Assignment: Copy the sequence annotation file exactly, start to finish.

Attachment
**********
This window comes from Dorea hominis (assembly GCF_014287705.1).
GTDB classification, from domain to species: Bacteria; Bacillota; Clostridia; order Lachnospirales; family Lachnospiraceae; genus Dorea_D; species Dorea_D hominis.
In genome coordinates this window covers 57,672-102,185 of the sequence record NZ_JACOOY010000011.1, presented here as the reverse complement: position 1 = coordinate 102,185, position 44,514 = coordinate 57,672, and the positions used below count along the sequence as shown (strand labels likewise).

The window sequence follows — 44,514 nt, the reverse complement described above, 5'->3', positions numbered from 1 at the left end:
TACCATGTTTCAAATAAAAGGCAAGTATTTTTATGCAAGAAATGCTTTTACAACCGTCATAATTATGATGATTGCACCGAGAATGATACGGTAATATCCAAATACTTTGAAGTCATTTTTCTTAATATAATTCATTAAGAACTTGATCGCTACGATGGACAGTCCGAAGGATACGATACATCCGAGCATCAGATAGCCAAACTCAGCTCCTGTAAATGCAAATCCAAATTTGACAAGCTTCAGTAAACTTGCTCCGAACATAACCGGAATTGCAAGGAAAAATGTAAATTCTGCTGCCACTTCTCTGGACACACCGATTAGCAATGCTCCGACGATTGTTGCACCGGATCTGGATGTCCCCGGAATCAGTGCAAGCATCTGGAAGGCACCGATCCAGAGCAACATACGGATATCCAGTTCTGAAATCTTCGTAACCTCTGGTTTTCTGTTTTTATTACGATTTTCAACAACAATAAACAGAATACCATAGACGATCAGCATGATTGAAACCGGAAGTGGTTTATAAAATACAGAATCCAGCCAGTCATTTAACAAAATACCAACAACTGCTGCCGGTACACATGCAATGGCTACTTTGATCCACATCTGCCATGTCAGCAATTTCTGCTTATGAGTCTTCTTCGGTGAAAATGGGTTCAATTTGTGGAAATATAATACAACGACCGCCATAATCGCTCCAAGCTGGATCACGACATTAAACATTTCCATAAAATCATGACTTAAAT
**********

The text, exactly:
This window comes from Dorea hominis (assembly GCF_014287705.1).
GTDB classification, from domain to species: Bacteria; Bacillota; Clostridia; order Lachnospirales; family Lachnospiraceae; genus Dorea_D; species Dorea_D hominis.
In genome coordinates this window covers 57,672-102,185 of the sequence record NZ_JACOOY010000011.1, presented here as the reverse complement: position 1 = coordinate 102,185, position 44,514 = coordinate 57,672, and the positions used below count along the sequence as shown (strand labels likewise).

The window sequence follows — 44,514 nt, the reverse complement described above, 5'->3', positions numbered from 1 at the left end:
TACCATGTTTCAAATAAAAGGCAAGTATTTTTATGCAAGAAATGCTTTTACAACCGTCATAATTATGATGATTGCACCGAGAATGATACGGTAATATCCAAATACTTTGAAGTCATTTTTCTTAATATAATTCATTAAGAACTTGATCGCTACGATGGACAGTCCGAAGGATACGATACATCCGAGCATCAGATAGCCAAACTCAGCTCCTGTAAATGCAAATCCAAATTTGACAAGCTTCAGTAAACTTGCTCCGAACATAACCGGAATTGCAAGGAAAAATGTAAATTCTGCTGCCACTTCTCTGGACACACCGATTAGCAATGCTCCGACGATTGTTGCACCGGATCTGGATGTCCCCGGAATCAGTGCAAGCATCTGGAAGGCACCGATCCAGAGCAACATACGGATATCCAGTTCTGAAATCTTCGTAACCTCTGGTTTTCTGTTTTTATTACGATTTTCAACAACAATAAACAGAATACCATAGACGATCAGCATGATTGAAACCGGAAGTGGTTTATAAAATACAGAATCCAGCCAGTCATTTAACAAAATACCAACAACTGCTGCCGGTACACATGCAATGGCTACTTTGATCCACATCTGCCATGTCAGCAATTTCTGCTTATGAGTCTTCTTCGGTGAAAATGGGTTCAATTTGTGGAAATATAATACAACGACCGCCATAATCGCTCCAAGCTGGATCACGACATTAAACATTTCCATAAAATCATGACTTAAAT